Russians Fight Over Food in Grocery Store As Sanctions Lead To Empty Shelves

A video that appears to show Russian citizens fighting for groceries amid empty shelves has gone viral on social media.

Liubov Tsybulska, an advisor to Ukraine's Ministry of Foreign Affairs, shared the video to her Twitter page. The video so far has over 230,000 views.

She captioned the video: "People in Moscow fighting for...SUGAR. Well, dear Russian citizens, this is only [the] beginning."

The video was also posted on the social media platform Telegram alongside pictures of empty shelves by user pdmnews.

The Telegram poster claimed that the video took place in the Pereksrestok store in the Fort Otradoye shopping center on Dekabristov Street. They also said that citizens were fighting over items like sugar. It did not specify when the video was taken.

They also claimed to have spoken to the person who recorded the video, who said her name was Anna.

"There were empty shelves. There was no salt, no sugar, no pasta, no buckwheat, rice was expensive," Anna said (via Google Translate).

"So people saw a cart of sugar, put it out, and ran after it. They just jumped on this cart. Everyone began to push aggressively."

The woman who recorded also called for Russian citizens to behave more sensibly and think of others.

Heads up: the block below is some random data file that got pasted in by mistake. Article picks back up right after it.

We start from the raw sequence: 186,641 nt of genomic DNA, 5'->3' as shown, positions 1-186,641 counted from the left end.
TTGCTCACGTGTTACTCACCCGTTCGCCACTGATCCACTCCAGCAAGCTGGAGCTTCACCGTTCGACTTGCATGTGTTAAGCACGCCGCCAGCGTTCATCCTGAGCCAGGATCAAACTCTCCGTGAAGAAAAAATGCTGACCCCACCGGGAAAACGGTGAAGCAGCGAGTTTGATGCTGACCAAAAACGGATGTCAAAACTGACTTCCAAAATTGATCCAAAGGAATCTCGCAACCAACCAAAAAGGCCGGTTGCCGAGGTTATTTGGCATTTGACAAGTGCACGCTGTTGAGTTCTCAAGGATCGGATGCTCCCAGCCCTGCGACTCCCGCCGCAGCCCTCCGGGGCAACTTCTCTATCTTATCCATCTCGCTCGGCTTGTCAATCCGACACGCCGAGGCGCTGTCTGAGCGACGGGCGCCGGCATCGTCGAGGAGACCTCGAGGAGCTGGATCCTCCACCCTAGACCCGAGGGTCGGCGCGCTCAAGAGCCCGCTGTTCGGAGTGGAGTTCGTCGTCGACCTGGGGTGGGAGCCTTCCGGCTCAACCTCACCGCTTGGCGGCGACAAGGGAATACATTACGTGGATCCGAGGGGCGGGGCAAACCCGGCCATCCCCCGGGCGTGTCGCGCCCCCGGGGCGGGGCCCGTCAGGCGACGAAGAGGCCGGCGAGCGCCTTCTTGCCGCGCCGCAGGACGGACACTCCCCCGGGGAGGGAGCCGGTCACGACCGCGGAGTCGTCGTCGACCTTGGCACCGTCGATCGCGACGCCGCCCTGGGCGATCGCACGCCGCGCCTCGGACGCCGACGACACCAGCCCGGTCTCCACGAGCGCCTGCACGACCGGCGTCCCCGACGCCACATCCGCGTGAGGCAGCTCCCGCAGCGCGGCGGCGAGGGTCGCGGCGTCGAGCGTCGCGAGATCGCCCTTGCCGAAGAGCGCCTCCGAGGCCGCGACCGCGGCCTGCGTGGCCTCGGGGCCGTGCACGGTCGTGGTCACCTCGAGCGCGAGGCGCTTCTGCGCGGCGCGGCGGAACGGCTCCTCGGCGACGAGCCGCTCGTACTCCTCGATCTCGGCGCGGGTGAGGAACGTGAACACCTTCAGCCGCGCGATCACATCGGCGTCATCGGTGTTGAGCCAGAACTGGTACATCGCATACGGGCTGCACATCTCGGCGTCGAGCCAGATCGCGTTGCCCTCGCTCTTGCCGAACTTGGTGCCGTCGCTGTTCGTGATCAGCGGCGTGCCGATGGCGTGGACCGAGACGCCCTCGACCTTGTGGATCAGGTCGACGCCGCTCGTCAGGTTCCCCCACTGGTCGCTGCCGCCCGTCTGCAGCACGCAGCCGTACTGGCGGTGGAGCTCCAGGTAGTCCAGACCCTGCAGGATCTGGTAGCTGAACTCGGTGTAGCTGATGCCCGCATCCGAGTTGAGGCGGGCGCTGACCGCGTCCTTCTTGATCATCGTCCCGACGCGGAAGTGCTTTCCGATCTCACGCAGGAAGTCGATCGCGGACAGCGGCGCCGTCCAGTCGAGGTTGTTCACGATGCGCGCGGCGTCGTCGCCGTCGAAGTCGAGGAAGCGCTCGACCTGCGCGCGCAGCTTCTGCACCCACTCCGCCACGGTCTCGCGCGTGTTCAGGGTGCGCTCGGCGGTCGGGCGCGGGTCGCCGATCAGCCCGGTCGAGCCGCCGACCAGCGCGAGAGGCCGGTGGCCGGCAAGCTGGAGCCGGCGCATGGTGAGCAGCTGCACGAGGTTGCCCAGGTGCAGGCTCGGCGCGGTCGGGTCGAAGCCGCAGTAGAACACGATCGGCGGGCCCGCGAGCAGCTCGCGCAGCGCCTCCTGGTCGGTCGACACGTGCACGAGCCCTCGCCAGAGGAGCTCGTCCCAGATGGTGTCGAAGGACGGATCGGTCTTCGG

"They take more for themselves, not leaving others. You have to remain human.

"I wanted to show people to see themselves from the outside. It's kind of terrifying really."

This comes after world leaders in Europe and across the world levied sanctions on Russia for its invasion of Ukraine.

On March 3, the London Stock Exchange suspended trading on 27 companies with close ties to Russia after the share prices of several Russian banks and energy companies fell by over 90%.

Goldman Sachs has revised its 2022 economic growth forecast for Russia from a 2% expansion of GDP to a recession of 7%. Since the start of hostilities, the Russian ruble's official exchange value has declined by over 40%. The Russian stock market remains closed.

On Tuesday, Russia said there was no risk of food shortage in the country and warned against hoarding.

Despite this claim, Russia is facing its gravest economic crisis since the 1991 fall of the Soviet Union, according to a Reuters report.

"There are no conditions for risks of a shortage or for a reduction in the product range," Deputy Prime Minister Viktoria Abramchenko said in a statement on Tuesday.

"It is not worth driving up artificial demand with purchases for the future.

"We will reorient the market and establish mutually profitable trade, expand our partnership network with friendly countries."

Newsweek has contacted the Russian press center for comment.

Follow our live blog for updates on the Russia-Ukraine conflict.

Russian President Vladimir Putin is seen at the Bocharov Ruchei state residence after a meeting with his Turkish counterpart in Sochi on September 29, 2021. A video that appears to show Russian citizens fighting for groceries amid empty shelves has gone viral on social media. Vladimir Smirnov/Getty Images